As reported on FB, I lost around a 1000 CDs thanks to Sandy and have decided not to replace the CDs. The truth is I was very unhappy with the sound of CDs in the last 10 years as distortion became more of "the sound". Now I started collecting vinyl. Fortunately there are some good places here in NYC to purchase and online so... I`m not sure if vinyl will comeback but I know I`m not going back to CDs until the industry gets reasonable again. 

    I`m releasing a CD later this year and I was going to have some with it... the first 10 songs will be mastered the way I like it with a bit of room. Then I will include the "radio mix CD".... the same songs butchered to compete with Maroon5! 

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    • #4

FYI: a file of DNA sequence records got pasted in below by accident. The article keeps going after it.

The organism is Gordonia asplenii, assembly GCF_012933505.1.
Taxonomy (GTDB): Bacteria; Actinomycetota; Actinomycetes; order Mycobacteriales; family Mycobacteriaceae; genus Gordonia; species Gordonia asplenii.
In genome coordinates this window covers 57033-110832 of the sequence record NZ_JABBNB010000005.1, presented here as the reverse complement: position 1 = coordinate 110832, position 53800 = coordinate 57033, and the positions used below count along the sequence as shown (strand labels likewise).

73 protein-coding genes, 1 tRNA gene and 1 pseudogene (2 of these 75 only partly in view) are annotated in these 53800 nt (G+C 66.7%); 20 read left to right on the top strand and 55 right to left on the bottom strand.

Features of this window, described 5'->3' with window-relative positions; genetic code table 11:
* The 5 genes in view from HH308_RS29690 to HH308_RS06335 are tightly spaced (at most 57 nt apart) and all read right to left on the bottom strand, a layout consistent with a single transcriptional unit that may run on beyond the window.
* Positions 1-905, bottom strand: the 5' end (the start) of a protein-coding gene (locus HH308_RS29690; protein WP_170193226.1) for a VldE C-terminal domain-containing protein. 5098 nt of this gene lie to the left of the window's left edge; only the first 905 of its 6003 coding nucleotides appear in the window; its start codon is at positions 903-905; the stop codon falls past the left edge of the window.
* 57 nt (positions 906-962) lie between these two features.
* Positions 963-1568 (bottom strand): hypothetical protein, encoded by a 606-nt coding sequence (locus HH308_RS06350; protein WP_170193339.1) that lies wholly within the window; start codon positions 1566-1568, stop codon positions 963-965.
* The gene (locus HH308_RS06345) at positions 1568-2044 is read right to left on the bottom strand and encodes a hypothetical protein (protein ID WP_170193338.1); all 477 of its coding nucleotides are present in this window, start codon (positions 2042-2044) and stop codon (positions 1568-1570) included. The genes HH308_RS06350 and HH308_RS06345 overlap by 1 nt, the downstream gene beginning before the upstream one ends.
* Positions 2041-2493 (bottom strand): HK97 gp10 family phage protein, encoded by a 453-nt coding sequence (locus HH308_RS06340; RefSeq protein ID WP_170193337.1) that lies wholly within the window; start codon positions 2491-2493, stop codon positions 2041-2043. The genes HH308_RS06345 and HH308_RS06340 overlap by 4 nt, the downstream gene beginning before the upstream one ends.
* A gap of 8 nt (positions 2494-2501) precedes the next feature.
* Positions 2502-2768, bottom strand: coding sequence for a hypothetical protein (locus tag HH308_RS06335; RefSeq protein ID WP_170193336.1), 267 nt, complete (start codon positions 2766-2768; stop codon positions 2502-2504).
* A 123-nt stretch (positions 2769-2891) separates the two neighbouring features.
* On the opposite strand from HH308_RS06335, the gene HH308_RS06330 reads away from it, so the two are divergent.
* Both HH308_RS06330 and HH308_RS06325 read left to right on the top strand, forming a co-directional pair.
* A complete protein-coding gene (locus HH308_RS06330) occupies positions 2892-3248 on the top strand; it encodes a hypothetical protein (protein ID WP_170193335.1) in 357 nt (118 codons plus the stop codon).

The thing about LPs is that they're the right size for reading the liner notes. All this business about having a booklet in a CD is all very well, but the font always seems too small. And the artwork on an LP is better. On a CD it looks squashed

      I remember when my parents bought me 'Revolver' one Christmas. I was a MASSIVE Beatles fan at the time, and I used to have the LP on (through headphones, of course) whilst gazing at the images on the front and back of the LP cover

      And then of course there was The White Album with the 4 glossy pics and the fold-out lyric sheet/collage....

      *Sighs a little more wistfully*


      a selection of my songs: https://soundcloud.com/songwriter101

      my youtube channel: https://www.youtube.com/user/SaulTiberiusNads

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      • sailorman
        sailorman commented
        Editing a comment

        The album cover artwork was the biggest thing I missed when CDs first came out.   My buddies and I used to spend Sunday afternoons at record stores going through the cutout racks, etc.   But it just wasn't as satisfying going through the racks of CDs, even before they got rid of the big plastic packaging that was twice the size of the CD.